Face it: You're better off trading him. He's a great player destined to finish with great numbers, but if track record means anything to you, you have to recognize that you've already drained him of the best he has to offer this season. Your best bet now would be to double your return by flipping him for a player with more numbers left in the tank.

To get a sense of what exactly that looks like, let's review some of the most recent trades made on CBSSports.com.

Scenario 1: Josh Hamilton for Miguel Cabrera

I like this one. Cabrera entered this season as the top player in Fantasy and has in no way eliminated himself from that discussion so far. His numbers are consistently spectacular, and he has no known injury concerns. And unlike Hamilton, he's not off to an unsustainably hot start.

Scenario 2: Josh Hamilton for Albert Pujols

This one might not be the best example of selling high on Hamilton because it's also an attempted buy low on Pujols. The point of trading a known injury risk while his value is at its highest is to get safer, more assured production in return. Pujols, as good as we know he can be, is less than a sure thing right now, so while this deal isn't a bad one, it's hardly the dream scenario.

Scenario 3: Josh Hamilton for Justin Verlander, Jon Lester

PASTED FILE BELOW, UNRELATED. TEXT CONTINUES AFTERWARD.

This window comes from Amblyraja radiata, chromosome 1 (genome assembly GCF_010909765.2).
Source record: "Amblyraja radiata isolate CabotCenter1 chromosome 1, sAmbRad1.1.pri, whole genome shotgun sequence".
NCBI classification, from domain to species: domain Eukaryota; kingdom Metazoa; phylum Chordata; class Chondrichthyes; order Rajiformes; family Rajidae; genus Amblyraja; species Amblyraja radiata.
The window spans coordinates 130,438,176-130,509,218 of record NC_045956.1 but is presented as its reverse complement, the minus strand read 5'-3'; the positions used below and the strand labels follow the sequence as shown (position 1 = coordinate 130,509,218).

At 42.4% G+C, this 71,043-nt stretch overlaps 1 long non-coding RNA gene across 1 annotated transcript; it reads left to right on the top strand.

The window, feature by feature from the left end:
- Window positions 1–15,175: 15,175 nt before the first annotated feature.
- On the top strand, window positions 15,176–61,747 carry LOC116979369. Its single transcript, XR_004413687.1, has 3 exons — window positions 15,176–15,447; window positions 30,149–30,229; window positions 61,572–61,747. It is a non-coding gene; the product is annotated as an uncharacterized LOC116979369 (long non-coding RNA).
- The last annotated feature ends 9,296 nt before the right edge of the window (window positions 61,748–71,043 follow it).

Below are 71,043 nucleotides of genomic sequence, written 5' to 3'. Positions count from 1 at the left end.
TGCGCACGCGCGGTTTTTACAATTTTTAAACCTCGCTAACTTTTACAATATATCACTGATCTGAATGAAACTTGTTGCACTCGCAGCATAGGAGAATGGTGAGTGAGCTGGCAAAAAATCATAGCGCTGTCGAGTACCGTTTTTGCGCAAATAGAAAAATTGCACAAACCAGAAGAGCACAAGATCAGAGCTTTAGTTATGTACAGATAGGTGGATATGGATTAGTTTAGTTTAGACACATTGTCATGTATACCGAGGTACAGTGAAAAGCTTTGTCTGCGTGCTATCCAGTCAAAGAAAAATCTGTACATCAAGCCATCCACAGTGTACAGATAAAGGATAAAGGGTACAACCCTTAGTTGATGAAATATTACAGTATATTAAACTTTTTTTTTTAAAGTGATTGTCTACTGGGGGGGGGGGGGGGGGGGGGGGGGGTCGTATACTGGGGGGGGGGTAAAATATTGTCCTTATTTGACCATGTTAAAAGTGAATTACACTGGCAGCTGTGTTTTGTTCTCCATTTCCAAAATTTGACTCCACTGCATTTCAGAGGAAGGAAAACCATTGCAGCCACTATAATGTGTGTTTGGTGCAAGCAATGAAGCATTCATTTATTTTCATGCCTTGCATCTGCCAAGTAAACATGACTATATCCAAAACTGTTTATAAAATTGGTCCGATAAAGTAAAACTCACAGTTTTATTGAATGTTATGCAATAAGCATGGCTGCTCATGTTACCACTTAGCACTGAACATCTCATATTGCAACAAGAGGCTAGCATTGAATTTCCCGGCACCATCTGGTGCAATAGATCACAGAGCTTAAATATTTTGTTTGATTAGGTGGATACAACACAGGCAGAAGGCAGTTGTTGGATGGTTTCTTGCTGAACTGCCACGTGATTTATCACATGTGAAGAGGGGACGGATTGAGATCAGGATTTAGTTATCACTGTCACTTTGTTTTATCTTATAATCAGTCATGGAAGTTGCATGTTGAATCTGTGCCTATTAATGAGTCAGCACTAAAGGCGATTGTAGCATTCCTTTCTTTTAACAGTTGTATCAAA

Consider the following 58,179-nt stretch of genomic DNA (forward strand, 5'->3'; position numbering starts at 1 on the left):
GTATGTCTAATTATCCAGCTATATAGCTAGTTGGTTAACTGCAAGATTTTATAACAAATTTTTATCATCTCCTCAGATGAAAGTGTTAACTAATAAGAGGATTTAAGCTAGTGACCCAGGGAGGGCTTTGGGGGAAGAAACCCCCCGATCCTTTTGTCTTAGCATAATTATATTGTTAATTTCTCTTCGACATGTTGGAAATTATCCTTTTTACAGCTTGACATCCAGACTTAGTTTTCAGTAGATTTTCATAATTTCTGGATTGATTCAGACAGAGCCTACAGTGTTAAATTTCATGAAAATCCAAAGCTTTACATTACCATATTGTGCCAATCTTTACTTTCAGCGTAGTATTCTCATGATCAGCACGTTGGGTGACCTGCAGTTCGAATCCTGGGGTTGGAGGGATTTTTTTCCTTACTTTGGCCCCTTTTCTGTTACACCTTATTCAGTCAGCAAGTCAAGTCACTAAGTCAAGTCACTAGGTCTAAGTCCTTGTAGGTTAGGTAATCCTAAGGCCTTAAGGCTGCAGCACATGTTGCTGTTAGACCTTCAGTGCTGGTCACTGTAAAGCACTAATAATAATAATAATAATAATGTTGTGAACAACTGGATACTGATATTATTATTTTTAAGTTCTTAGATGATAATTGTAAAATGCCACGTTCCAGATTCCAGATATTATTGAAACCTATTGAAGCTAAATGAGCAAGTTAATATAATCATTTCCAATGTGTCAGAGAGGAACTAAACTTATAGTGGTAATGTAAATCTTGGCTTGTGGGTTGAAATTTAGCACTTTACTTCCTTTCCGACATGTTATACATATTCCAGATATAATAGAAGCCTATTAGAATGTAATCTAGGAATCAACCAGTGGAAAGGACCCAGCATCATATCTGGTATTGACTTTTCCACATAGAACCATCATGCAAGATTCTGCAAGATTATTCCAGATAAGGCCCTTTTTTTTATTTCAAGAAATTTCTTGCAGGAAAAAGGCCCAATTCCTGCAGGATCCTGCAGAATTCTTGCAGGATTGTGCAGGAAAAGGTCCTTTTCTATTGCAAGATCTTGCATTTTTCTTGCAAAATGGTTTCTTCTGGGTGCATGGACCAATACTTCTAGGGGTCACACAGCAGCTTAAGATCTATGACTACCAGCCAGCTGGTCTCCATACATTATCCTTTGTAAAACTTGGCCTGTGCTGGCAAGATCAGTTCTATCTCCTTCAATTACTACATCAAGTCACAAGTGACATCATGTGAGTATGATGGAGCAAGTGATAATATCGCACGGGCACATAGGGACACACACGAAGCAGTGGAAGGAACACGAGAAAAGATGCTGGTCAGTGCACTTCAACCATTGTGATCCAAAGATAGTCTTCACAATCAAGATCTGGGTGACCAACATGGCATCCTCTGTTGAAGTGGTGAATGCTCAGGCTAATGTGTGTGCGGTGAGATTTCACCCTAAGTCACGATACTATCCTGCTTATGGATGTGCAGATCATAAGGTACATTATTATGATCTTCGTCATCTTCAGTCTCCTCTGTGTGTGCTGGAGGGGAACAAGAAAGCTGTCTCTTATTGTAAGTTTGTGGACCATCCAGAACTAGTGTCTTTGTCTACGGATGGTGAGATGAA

Normally, I wouldn't give up a top hitter for a top pitcher, but I like the rationale here. Verlander is arguably the best starting pitcher in Fantasy, and Lester is a potential ace in his own right. Two studs for the price of one: That's exactly the type of deal you should hope to get as a Hamilton owner.

Scenario 4: Josh Hamilton for Starlin Castro, Bryce Harper

Unfortunately, the Harper owner did a better job of selling high here, getting an elite hitter without giving one up in return. Apparently, Harper hype still trumps Hamilton hype in some leagues. Unless you're playing for three years from now, you shouldn't fall for such ploys.

Scenario 5: Josh Hamilton, Rafael Furcal for Prince Fielder, Curtis Granderson

Yes. Yes. I like this deal not only because it returns two hitters even more likely than Hamilton to perform at a first-round level from here on out, but because it makes use of another sell-high candidate in Furcal. Like Hamilton, he's a known injury risk whose hot start will cause some Fantasy owners to have temporary amnesia, focusing more on what he's already done that what he's likely to do.

So who else fits that description? Well, both Derek Jeter and Carlos Beltran are performing like they did 10 years ago, which seems unlikely to last. Stephen Strasburg might qualify as a sell-high candidate if you trust the Nationals to limit his innings in the second half, but that's hardly assured.